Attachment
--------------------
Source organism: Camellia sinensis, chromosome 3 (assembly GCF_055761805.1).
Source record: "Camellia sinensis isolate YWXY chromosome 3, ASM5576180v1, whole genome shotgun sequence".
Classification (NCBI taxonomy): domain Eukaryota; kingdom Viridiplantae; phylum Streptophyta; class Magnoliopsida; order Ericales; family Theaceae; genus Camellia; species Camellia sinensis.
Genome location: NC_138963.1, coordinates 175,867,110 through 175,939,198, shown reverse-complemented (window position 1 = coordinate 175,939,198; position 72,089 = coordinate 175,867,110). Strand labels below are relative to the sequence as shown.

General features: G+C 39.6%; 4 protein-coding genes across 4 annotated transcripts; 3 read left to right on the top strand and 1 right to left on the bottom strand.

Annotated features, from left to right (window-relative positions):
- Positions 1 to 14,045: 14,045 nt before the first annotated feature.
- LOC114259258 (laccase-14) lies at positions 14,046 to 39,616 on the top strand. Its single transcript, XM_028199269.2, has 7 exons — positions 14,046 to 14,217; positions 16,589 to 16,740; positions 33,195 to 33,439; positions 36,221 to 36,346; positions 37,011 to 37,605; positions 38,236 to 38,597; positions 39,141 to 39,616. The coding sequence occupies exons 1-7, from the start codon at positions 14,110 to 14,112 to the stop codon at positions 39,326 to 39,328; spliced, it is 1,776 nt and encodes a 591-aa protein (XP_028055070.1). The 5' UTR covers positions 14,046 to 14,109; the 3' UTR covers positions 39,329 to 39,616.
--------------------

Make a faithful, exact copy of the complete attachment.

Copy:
Source organism: Camellia sinensis, chromosome 3 (assembly GCF_055761805.1).
Source record: "Camellia sinensis isolate YWXY chromosome 3, ASM5576180v1, whole genome shotgun sequence".
Classification (NCBI taxonomy): domain Eukaryota; kingdom Viridiplantae; phylum Streptophyta; class Magnoliopsida; order Ericales; family Theaceae; genus Camellia; species Camellia sinensis.
Genome location: NC_138963.1, coordinates 175,867,110 through 175,939,198, shown reverse-complemented (window position 1 = coordinate 175,939,198; position 72,089 = coordinate 175,867,110). Strand labels below are relative to the sequence as shown.

General features: G+C 39.6%; 4 protein-coding genes across 4 annotated transcripts; 3 read left to right on the top strand and 1 right to left on the bottom strand.

Annotated features, from left to right (window-relative positions):
- Positions 1 to 14,045: 14,045 nt before the first annotated feature.
- LOC114259258 (laccase-14) lies at positions 14,046 to 39,616 on the top strand. Its single transcript, XM_028199269.2, has 7 exons — positions 14,046 to 14,217; positions 16,589 to 16,740; positions 33,195 to 33,439; positions 36,221 to 36,346; positions 37,011 to 37,605; positions 38,236 to 38,597; positions 39,141 to 39,616. The coding sequence occupies exons 1-7, from the start codon at positions 14,110 to 14,112 to the stop codon at positions 39,326 to 39,328; spliced, it is 1,776 nt and encodes a 591-aa protein (XP_028055070.1). The 5' UTR covers positions 14,046 to 14,109; the 3' UTR covers positions 39,329 to 39,616.